Solomons govt says Malaita independence referendum illegal

8:18 pm on 7 September 2020

The Solomon Islands government says a proposed independence referendum in Malaita province is illegal.

The Solomon Islands flag

The Solomon Islands flag Photo: RNZI

The Malaita provincial premier, Daniel Suidani, announced his intention to hold the poll last week after the government's controversial approval of a flight full of workers from China.

The approval was given despite of widespread public opposition and calls from churches and civil society organisations for it be cancelled.

The flight carrying over 80 Chinese embassy staff, technical consultants and private contractors arrived in Honiara last week also with 21 repatriated Solomon Islanders on board.

The Chinese are there to construct new sports stadiums for the 2023 Pacific Games.

Suidani maintains his opposition to the new arrivals being in the country and says he can no longer stand with a government that does not listen to its people.

But the Solomon Business Magazine reports the ministry of provincial government saying in a statement that the Malaita premier has no powers under the Provincial Government Act to conduct a referendum.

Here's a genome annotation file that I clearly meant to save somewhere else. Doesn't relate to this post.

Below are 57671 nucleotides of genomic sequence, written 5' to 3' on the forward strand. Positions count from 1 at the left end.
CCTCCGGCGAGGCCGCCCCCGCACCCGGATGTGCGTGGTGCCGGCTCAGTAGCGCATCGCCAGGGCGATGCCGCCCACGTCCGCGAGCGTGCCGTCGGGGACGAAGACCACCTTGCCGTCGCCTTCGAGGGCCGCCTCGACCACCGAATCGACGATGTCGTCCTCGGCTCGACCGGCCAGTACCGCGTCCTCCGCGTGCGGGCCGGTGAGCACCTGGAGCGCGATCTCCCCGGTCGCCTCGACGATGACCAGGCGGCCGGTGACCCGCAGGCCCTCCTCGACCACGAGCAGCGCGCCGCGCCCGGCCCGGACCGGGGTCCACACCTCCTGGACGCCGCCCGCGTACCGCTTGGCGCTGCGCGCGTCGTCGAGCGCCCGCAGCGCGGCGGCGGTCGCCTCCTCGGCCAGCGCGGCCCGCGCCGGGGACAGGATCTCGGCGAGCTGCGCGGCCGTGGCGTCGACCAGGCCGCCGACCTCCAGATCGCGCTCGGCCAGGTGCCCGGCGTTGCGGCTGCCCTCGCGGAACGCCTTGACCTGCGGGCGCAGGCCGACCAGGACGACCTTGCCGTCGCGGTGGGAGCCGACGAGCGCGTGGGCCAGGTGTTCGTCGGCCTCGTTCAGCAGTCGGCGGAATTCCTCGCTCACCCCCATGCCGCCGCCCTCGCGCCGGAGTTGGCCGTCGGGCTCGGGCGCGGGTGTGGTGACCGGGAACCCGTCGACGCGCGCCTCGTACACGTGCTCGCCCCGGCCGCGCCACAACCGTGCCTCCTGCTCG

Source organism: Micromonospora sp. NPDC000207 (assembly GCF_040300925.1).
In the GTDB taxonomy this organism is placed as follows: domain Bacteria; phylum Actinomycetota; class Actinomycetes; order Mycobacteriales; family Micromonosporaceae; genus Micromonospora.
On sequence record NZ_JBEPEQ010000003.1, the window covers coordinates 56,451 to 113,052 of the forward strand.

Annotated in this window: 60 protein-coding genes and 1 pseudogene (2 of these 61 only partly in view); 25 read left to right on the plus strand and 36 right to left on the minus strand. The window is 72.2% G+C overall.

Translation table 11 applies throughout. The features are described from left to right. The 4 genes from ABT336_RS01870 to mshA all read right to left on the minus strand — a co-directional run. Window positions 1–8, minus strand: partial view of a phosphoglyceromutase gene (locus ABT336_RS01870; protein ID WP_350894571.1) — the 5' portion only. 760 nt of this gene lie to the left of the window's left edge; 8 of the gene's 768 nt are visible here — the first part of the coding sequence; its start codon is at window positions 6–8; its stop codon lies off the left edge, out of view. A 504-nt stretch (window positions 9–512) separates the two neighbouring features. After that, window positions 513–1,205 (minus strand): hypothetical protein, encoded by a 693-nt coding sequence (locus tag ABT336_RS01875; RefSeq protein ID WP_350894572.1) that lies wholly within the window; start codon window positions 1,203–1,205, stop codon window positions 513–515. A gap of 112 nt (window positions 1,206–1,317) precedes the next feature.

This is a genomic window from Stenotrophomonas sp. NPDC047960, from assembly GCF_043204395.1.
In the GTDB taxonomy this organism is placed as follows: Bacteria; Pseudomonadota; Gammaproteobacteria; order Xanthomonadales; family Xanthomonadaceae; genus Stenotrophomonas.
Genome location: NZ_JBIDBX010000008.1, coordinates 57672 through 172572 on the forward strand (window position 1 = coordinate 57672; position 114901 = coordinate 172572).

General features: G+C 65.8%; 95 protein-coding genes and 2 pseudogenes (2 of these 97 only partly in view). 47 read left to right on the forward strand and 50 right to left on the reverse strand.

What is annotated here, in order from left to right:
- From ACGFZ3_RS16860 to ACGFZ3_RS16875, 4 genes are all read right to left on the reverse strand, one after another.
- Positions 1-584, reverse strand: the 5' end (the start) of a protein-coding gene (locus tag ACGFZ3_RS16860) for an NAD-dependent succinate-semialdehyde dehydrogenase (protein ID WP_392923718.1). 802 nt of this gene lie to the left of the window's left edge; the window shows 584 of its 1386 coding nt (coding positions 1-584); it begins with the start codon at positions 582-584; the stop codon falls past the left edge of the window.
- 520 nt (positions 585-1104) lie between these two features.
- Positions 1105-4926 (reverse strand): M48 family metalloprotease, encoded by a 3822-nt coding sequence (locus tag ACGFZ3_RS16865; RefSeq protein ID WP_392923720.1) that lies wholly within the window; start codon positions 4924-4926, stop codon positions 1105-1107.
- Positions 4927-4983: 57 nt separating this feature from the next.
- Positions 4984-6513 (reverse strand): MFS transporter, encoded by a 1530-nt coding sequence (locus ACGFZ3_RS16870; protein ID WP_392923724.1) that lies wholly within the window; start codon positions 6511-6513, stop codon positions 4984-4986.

The premier of Malaita Province Daniel Suidani.

The premier of Malaita Province Daniel Suidani. Photo: Daniel Suidani/ Official Facebook

It says spending any provincial funds towards this end would also be illegal and warns court action if the referendum is pursued.

"Any province engaging in illegal activities will be dealt with in accordance with the Provincial Act 1997," the ministry statement said.

Meanwhile a public protest march was staged in the Malaita provincial capital Auki today over reports that the national government has recalled its secretary to the provincial administration.

The Malaita provincial police commander, Stanley Riolo, says the march was peaceful but his officers remain on high alert and will be monitoring situation closely over the coming days.

"I call on my good people from Malaita to do everything within the bounds of Solomon Islands laws. This is to avoid any arrests. There are ways of resolving disagreements within the laws of this country," Stanley Riolo said.